Favorite Coupling Cap Brands and Types

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tubegroove

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Re: Favorite Coupling Cap Brands and Types
« Reply #80 on: 17 Jul 2014, 07:09 am »
The high pass is the easiest to do. Cable capacitance is no more an issue with or without the high pass. You need to know the output impedance of your preamp and input input impedance of your power amp, the latter will probably dominate when they are added together.

Here is a good calculator I have recommended before. http://www.sengpielaudio.com/calculator-XLC.htm

I worked out a typical example for you. If the preamp output impedance is 1 Kohm and the power amp input is 47 K add those together and put 48K into the calculator. For 80 Hz crossover the series cap is 0.414 uF. As you can see the output impedance doesn't matter much adding 1 k to 47 K wont change the answer appreciably. If you don't know the output impedance of your preamp you can likely ignore it as it should be small compared to the input impedance of your power amp.
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Once one has the data on hand of the pre amp and amp respective impedances and the freq response of the main speaker, how does one practically decide the high pass crossover point (80Hz in your example)?  Is it typically the-3dB point of the main speaker's low end of the freq response?  Should it be somewhat higher than the -3dB point thereby creating some overlap between the main speaker's bottom end of the freq response and where the intended sub woofer kicks in?  Whats good practice to come up with the crossover point? Or does it not matter so long as its within the sub woofers crossover range?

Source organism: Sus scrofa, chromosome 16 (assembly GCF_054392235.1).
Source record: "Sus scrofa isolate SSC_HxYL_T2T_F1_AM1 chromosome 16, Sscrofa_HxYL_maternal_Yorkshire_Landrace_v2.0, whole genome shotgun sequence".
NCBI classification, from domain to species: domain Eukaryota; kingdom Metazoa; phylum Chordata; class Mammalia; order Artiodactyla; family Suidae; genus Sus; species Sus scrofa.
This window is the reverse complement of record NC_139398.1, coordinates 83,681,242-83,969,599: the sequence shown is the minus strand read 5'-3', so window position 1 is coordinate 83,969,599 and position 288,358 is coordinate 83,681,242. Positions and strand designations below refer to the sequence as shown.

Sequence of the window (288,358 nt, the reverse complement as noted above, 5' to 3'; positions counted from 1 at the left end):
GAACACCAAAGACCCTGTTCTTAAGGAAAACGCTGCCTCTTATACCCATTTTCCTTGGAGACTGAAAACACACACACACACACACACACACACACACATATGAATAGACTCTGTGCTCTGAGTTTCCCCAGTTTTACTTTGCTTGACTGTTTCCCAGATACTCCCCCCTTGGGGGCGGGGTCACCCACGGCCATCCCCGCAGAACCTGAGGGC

Thanks

sfox7076

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Re: Favorite Coupling Cap Brands and Types
« Reply #81 on: 17 Jul 2014, 02:38 pm »
Someone should get Dennis Murphy in here.  He is the crossover guy for Salk and his own speaker line.

Roger A. Modjeski

Re: Favorite Coupling Cap Brands and Types
« Reply #82 on: 17 Jul 2014, 04:09 pm »
I just looked, and found my receipt for the caps Tom installed in my amp, one on each channels input jack; 00.0033 MFD +/-10% 200V Siderealkap (matched). With an input impedance of 50K Ohms, does the frequency end up around 80-100Hz? I think that's what I was shooting for.

Someone missed a zero there. 0.0033 and 50K form a corner at 965 Hz. However if the cap is actually 0.033 then the pole is at 96 Hz which is fine.

numbers, numbers, numbers.... :(  This is why I teach electronic numbers in $$$. People pay attention to $$ because they have as real a value as electronic numbers have to  me.

bdp24

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Re: Favorite Coupling Cap Brands and Types
« Reply #83 on: 18 Jul 2014, 01:52 pm »
Yeah, I assumed that number had the accidental zero. I'm going to open the amp (I still have it, but it's been in a box for years. Toobs rule!) and look at the cap to make sure.

Roger A. Modjeski

Re: Favorite Coupling Cap Brands and Types
« Reply #84 on: 20 Jul 2014, 08:51 pm »
Once one has the data on hand of the pre amp and amp respective impedances and the freq response of the main speaker, how does one practically decide the high pass crossover point (80Hz in your example)?  Is it typically the-3dB point of the main speaker's low end of the freq response?  Should it be somewhat higher than the -3dB point thereby creating some overlap between the main speaker's bottom end of the freq response and where the intended sub woofer kicks in?  Whats good practice to come up with the crossover point? Or does it not matter so long as its within the sub woofers crossover range?
Thanks

Since I don't want male vocals coming out of the sub I chose 100 Hz and 24 dB/octave. If your slope is not that steep on the sub you have to choose a lower crossover point.

I would not go to the -3 dB of the main speaker, try to stay half an octave above that especially if there is a peak before the fall as there often is. There are lots of trade-offs to explore. Experiment if you can. If your satellites don't go low then you have to go higher with the Sub. If they go low and you have amp power go lower in the crossover. Listen to each speaker separately.

In my ESL system and with QUADS I recommend 100 Hz, 24 dB octave in both directions.